Stories of small people Part 2, Bohdan

Stories of small people Part 2, Bohdan

Bohdan Zdanevich is 26 years old. He is from Lviv, works as a lawyer at the “Law Craft” company. Since August, he joined our volunteer assistance project as a lawyer. He consults volunteers, IDPs and charitable organizations, while continuing to volunteer himself. Bohdan is also studying for a master’s degree.

For Bohdan, the war began at home, he did not believe that a full-scale invasion would begin. Even on the evening of the 23-rd of February, he and his friends were calmly playing football. In the morning, he woke up to a call from a girlfriend who told him that the war had started. The day snowballed. Calls to relatives, friends, acquaintances…

The question “How are you?” from the first day of the war had firmly stuck in the head of every Ukrainian.

Then – a trip to the gas station, to stock up on food… In the first days, no one understood what was going on. In the evening, Bohdan saw the news about the huge number of refugees who had arrived to Lviv. He went to the city center – until late at night, in his car he transported people who ran away from the war.

The next night was sleepless: the noise of planes, little information, poor mobile connection…

In the early days, Bohdan became a blood donor, and also tried to join the ranks of territorial defense. There were huge queues at the military commissariat, and he decided to do what he was good at – he already had a lot of experience in volunteering, support work and logistics to help military and civilians.

On the 27-th of February, Bohdan was approached by the head of one of Lviv’s large volunteer organizations and asked to help to find a driver who would agree to take humanitarian aid to Kyiv (at that time, the city was partially surrounded and under fire). There were no people willing to go, and early in the morning on the 28-th of February, Bohdan was already on his way to Kyiv.

Since then, he regularly delivers aid to hot spots. There is no time or energy for fear: someone just has to do it. And who, if not us?..

Bohdan was one of the first to bring humanitarian aid to Buchа after de-occupation. There, he and his colleague even gave people sandwiches, which they took with them on the road… Bohdan does not like to talk about these trips. Each time he comes back exhausted and then starts working even harder.


 – Why didn’t I pay attention to work, family, didn’t decide to just live, but chose volunteering? Damn, it’s so obvious – if there is no free Ukraine, will I work on the job I want? Will my family be happy?

I always tell myself, if you are doing something, devote 100% of yourself – otherwise there will be no result. When full-scale war began, I put everything but the interests of the country on the back burner. I donated all my savings that I had, I made most of the trips to the front-line cities and villages by my own car.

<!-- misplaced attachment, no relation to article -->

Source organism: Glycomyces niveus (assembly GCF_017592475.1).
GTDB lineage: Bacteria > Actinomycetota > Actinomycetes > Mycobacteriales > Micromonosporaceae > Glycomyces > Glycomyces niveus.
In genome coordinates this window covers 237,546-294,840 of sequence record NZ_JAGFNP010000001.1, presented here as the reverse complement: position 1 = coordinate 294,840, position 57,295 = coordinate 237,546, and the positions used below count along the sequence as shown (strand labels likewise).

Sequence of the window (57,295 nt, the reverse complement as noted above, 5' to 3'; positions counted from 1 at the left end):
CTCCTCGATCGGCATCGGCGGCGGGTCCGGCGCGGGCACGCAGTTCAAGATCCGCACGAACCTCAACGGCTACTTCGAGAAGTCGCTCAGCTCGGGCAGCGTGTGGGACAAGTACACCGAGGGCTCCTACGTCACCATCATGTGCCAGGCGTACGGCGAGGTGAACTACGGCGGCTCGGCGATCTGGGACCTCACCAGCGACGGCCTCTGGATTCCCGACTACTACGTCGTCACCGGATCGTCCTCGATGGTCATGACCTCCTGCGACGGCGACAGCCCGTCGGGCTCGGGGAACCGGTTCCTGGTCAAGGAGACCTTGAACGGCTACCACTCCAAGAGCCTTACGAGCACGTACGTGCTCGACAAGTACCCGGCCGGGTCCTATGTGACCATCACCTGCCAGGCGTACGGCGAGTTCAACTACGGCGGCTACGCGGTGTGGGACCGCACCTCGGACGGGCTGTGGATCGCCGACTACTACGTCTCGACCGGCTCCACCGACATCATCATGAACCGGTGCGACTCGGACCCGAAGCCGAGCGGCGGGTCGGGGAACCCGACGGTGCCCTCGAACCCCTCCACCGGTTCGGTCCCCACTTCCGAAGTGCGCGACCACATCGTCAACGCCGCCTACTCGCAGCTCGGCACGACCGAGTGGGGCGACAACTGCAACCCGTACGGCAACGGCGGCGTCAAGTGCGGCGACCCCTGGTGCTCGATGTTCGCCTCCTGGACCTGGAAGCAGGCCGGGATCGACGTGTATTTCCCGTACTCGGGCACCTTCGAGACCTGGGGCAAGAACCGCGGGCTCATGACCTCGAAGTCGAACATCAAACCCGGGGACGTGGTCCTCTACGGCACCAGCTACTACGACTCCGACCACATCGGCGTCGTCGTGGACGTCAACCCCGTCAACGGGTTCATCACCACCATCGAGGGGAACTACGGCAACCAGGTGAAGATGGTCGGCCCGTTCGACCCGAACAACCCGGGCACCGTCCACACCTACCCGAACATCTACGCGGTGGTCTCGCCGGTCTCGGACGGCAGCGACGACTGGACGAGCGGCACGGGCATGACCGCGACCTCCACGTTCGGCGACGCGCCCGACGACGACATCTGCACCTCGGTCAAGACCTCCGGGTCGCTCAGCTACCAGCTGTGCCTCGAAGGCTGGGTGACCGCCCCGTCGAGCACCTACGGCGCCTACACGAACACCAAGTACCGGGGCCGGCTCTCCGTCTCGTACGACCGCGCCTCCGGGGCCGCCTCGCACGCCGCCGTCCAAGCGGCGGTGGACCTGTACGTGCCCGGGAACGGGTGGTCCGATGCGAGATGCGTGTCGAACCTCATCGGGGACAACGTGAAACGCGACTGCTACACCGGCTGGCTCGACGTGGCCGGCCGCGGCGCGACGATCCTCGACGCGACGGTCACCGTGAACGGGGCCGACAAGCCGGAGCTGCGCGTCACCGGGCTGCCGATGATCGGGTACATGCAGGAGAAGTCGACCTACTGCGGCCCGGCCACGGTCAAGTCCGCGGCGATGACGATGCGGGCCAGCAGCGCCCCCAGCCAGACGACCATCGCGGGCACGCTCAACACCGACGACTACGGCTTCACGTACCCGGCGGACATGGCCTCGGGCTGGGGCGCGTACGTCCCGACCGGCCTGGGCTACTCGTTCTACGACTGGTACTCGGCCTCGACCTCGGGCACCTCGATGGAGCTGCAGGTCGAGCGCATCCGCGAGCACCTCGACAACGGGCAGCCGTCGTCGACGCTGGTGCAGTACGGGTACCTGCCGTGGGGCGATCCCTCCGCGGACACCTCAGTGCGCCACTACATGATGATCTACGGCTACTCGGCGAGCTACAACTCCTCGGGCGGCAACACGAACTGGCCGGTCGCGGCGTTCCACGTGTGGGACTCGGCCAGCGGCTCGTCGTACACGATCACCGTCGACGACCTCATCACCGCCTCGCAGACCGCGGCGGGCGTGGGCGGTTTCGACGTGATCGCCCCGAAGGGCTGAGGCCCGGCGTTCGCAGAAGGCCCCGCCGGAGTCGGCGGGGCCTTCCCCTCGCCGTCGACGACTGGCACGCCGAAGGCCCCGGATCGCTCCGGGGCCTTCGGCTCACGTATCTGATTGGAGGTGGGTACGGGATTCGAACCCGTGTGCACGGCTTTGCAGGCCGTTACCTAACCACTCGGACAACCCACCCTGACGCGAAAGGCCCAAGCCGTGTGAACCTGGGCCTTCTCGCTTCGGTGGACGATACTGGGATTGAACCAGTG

After everything I’ve seen… I have the opportunity, but I can’t go to a restaurant and eat my favorite Caesar salad and drink a latte. I always feel guilty, I know that people are dying of hunger in the occupied territories. There is also often nothing to eat in de-occupied territories, houses are destroyed, there is no electricity and water.

And people from there never ask for help by themselves. They are uncomfortable to stress someone. Most often, they do not even know that there are those who want to help and that there is such an opportunity. Even if they lack the things that are essential for life. When we bring humanitarian aid, people worry that we traveled too far, gave too much, always try to share the last thing: a piece of homemade bread made from the last supplies of flour, give a cup of tea.

They say: “You are not obliged to help us.” But believe me, we are obliged for sure, because these people are experiencing shelling, occupation, filtration camps… Everything is known in comparison. And compared to them, we do not know what war is and I think that we, living in a peaceful city, having everything, should first of all take care of people who have survived hell.

We are creating the history of Ukraine together with our own hands, and our future depends only on us. Now everyone has one goal – victory.

The gratitude of the military and people whom we evacuated from various settlements greatly lifts the spirit and adds faith in our victory.

I believed in victory from the first day, and still believe.

In the rear it’s quite easy to forget what’s going on. Sometimes there is a feeling of indifference when we have no air raid alerts or nothing “drops”. Here, people quickly forget about the war, about the necessity to help. There were times when we returned from another “tour” (that’s what we call our trips) and saw a feast with a lot of alcohol, hookah… And you look with tired eyes from driving for many hours and think why war for someone is to help and for others to be indifferent?


I started volunteering back in 2013, when I was only 17 years old, I helped  in both places on the Lviv Maidan and on Square of Independence (Maidan Nezalezhnosti) in Kyiv. It was the Revolution of Dignity that changed me, my consciousness, after that I was never indifferent to the fate of our country.

After the Revolution of Dignity, the first phase of the war in Donbas has begun, and since that time I started actively volunteering. I remember once there was a choice: to go to prepare for the exam or visit the military in the hospital. I chose the second option. I didn’t pass the exam that time, but then repassed it.

That time, just like now, a decision had to be made, what was more important. And I make this decision every day.